When N was about 14 months, he was having horrible tantrums. As a first time mom I was unsure if these were normal in quantity and/or scale and nothing we seemed to be trying at home was working. One of the first places I went for advice was to Ms. E, the owner/teacher at N’s daycare/preschool. In addition to our own moms, she has become a great resource for us. She has provided amazing care to dozens of children and N spends 30-40 hours a week in her program so she knows him pretty darn well. Anyway, I went to her, incredibly frustrated, looking for any suggestions she had to minimize or get rid of these tantrums. During our conversation she mentioned something that stuck out to me. She said, “You have to love him for exactly who he is today.” She wasn’t suggesting we support these tantrums or indulge them, but just that there was a bigger picture to our current situation.
Have you ever caught yourself saying, “I can’t wait until this phase is over!” or “I can’t wait until he is past this!”? I’m sure these words came out of mouth during my conversation with Ms. E. and there have been other times I let myself go down this road of frustration. For parents of babies and toddlers, these phases go far beyond tantrums and can be anything from spitting food to sleepless nights that make you feel like you’re still drunk from a party the night before. When I am struggling, I’ve found it’s easy to wish for the instant and painless way out. After all, in these moments I’m usually second-guessing the type of parent I am and why I’m not able to help my son. Facing or admitting any type of failure or deficiency in myself is difficult and hard to experience.
This advice came to me at the perfect time. To me, “love him as he is today” means it’s my job to love N for everything he is and not try to change him into something I think he should be. Wishing the hard and challenging moments away, means I’m also wishing all of things I love about a particular phase or age away. Wishing challenging parts of N away means I’m trying to change who he really is.
Each new phase or age seems to bring new joys and fresh challenges. N is in a state of constant growth and development. In some ways this is thrilling; and in other ways, it is so frustrating. Slowly but surely, in each of these phases we find a rhythm. There is lots of trial and error figuring out what works for our family and our child. But, we always get there. The tantrum phase didn’t last long but neither did the days where he always fell asleep in my arms. With every phase that passes, so do some of my favorite moments.
Accepting the good and the bad; the joys and the challenges; and the milestones and the stumbles is part of accepting my son for all he is, how he is developing, and who he will eventually become. After all, we all have qualities that we, or our family and friends, prefer we didn’t. Like the rest of us, N won’t completely outgrow personality flaws with age or maturity. (And to be quite honest, his temper probably comes from me. It is a quality I do not love about myself and, perhaps, that is really why I don’t want him to have it.)
I believe it is my responsibility as a parent to build up my son and to show N that no matter who he is, even if he is different than who I thought he might be, I love him for exactly who is. There is a lot of pain and negativity in the world. I want to be a source of positivity, confidence, and reassurance for N. I want to be his champion. All of his qualities make him special and I never want him to feel I would prefer him to be different or that he has to hide something from me.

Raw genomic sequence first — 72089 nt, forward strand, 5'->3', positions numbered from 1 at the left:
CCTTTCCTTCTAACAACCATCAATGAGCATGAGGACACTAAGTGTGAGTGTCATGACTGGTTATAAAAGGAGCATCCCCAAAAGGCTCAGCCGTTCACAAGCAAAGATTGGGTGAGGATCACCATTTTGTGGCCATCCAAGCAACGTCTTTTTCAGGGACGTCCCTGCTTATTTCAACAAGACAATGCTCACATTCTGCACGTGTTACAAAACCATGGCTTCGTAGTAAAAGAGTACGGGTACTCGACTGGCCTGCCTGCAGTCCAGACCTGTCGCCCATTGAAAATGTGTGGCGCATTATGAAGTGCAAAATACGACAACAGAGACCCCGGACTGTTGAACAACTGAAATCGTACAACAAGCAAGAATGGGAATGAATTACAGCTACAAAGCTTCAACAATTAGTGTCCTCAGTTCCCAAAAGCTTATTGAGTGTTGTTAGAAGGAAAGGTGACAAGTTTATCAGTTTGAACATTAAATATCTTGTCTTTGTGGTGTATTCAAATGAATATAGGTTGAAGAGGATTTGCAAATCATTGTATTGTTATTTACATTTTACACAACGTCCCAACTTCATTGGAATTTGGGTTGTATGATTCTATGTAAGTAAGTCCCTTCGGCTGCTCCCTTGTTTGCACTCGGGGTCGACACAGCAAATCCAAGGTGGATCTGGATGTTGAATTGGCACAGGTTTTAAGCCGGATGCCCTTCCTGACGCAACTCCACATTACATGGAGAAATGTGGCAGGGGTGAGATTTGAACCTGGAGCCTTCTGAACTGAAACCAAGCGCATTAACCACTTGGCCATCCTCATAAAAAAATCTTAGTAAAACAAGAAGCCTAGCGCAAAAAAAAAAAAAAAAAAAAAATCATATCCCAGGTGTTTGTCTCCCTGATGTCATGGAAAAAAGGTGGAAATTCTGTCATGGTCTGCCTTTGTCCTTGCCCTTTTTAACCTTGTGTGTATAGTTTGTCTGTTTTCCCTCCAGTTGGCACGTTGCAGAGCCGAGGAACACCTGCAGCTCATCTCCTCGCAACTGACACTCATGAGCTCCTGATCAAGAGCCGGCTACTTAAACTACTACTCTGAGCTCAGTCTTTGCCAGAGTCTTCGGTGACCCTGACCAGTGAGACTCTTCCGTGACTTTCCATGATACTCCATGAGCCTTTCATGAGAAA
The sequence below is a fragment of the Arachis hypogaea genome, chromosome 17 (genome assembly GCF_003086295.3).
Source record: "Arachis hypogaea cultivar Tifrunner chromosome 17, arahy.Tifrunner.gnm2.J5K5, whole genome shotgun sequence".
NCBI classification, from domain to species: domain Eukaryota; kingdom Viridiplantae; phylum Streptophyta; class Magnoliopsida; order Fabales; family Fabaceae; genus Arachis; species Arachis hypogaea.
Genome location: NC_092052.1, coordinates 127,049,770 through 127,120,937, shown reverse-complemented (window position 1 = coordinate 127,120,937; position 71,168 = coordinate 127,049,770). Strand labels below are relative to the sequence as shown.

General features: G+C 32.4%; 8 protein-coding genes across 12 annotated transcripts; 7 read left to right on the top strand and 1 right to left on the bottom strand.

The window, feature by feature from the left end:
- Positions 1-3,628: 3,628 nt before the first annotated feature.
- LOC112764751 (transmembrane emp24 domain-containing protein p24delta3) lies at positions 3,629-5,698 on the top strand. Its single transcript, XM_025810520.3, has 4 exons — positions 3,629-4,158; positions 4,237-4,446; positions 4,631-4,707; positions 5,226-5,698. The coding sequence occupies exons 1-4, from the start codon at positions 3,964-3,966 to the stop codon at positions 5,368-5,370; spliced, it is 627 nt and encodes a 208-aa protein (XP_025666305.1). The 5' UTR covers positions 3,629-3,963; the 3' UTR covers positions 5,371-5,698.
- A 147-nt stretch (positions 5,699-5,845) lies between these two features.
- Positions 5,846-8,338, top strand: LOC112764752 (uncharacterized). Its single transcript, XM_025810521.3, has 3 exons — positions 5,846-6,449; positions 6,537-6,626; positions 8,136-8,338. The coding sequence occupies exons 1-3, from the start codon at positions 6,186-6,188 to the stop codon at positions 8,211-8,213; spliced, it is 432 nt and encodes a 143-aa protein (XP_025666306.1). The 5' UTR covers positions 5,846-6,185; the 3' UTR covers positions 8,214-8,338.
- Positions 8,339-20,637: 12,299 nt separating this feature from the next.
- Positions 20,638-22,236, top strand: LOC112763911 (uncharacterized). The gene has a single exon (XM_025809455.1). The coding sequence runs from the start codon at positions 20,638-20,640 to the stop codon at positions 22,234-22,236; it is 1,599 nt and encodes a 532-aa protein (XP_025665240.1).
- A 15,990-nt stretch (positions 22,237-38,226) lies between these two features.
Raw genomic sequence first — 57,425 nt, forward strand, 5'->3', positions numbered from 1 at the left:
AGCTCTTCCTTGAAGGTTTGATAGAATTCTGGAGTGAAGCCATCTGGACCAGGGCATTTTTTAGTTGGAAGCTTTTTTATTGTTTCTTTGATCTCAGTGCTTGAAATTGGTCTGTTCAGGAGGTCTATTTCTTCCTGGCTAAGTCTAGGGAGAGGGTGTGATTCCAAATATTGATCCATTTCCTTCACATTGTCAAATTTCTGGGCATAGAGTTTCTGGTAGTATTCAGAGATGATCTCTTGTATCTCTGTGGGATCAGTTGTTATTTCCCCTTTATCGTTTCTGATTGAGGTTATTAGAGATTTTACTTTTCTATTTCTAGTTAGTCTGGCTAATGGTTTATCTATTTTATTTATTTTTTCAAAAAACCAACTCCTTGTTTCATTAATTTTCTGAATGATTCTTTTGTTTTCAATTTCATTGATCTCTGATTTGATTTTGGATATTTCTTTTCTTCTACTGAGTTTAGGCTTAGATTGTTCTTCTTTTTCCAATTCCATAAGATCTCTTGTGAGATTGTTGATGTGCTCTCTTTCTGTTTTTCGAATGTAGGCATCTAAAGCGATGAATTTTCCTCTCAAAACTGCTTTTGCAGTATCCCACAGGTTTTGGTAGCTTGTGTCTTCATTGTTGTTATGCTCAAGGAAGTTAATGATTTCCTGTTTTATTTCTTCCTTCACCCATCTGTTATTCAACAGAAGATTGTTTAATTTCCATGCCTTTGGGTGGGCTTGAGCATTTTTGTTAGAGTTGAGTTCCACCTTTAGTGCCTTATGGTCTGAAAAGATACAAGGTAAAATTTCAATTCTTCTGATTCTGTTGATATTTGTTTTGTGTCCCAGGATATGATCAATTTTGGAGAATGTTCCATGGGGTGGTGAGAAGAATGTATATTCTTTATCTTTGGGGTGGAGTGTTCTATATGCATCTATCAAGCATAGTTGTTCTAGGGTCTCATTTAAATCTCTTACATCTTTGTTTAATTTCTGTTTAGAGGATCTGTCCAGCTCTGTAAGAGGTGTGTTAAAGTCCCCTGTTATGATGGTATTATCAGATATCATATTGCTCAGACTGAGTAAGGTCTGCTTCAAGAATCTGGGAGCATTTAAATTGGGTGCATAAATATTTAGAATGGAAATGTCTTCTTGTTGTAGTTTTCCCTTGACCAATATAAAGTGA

So, I decided that “love him as he is today” would be a reminder for me going forward. Implementing this mindset seemed like a scary concept as it really required most out of me. I have to let go of who I pictured my son would be; it’s intimidating thinking about constantly adapting; and it’s a significant commitment to focus on all of the wonderful parts of N in the middle of a challenging moment. However, the second I succumbed to the idea that I’m not solely controlling who he’ll become and that my role is to give love and teach with love, it got easier. It was like the moment I let go, I got an incredible sense of control and comfort back.
I hope it doesn’t feel like I’m complaining here; because I realize even though there are challenges, there is infinitely more joy. With every struggle, there is something equally or greater about N that I didn’t anticipate. For instance, the way he is able to bring out the playful side of me and the way he reminds me what matters; the way he laughs from the bottom of his belly when I tickle his thighs; and the way it feels when he puts his hand in mine or softly rubs his hand on my face to wake me up . This boy can love and, I already know, he loves deep.
Like Ms. E, this does not mean I’m willing to tolerate all of his actions or shenanigans. As I mentioned in our Stop the Mommy Wars: Part III post, we believe in teaching and discipline. Nor does it mean that I have to enjoy every aspect of a particular phase. To me, it just means that I need to learn there is much more to his actions and development as well as his whole being.
Clearly, his little phrase has stayed with me since my discussion with Ms. E. that day. I think of it often and reflect on what it means at a given time. It has become a reminder to accept things as they are, when they are and serves as a motto for me to live in and appreciate the moment. It’s not my job to change him; it’s only my job to love him.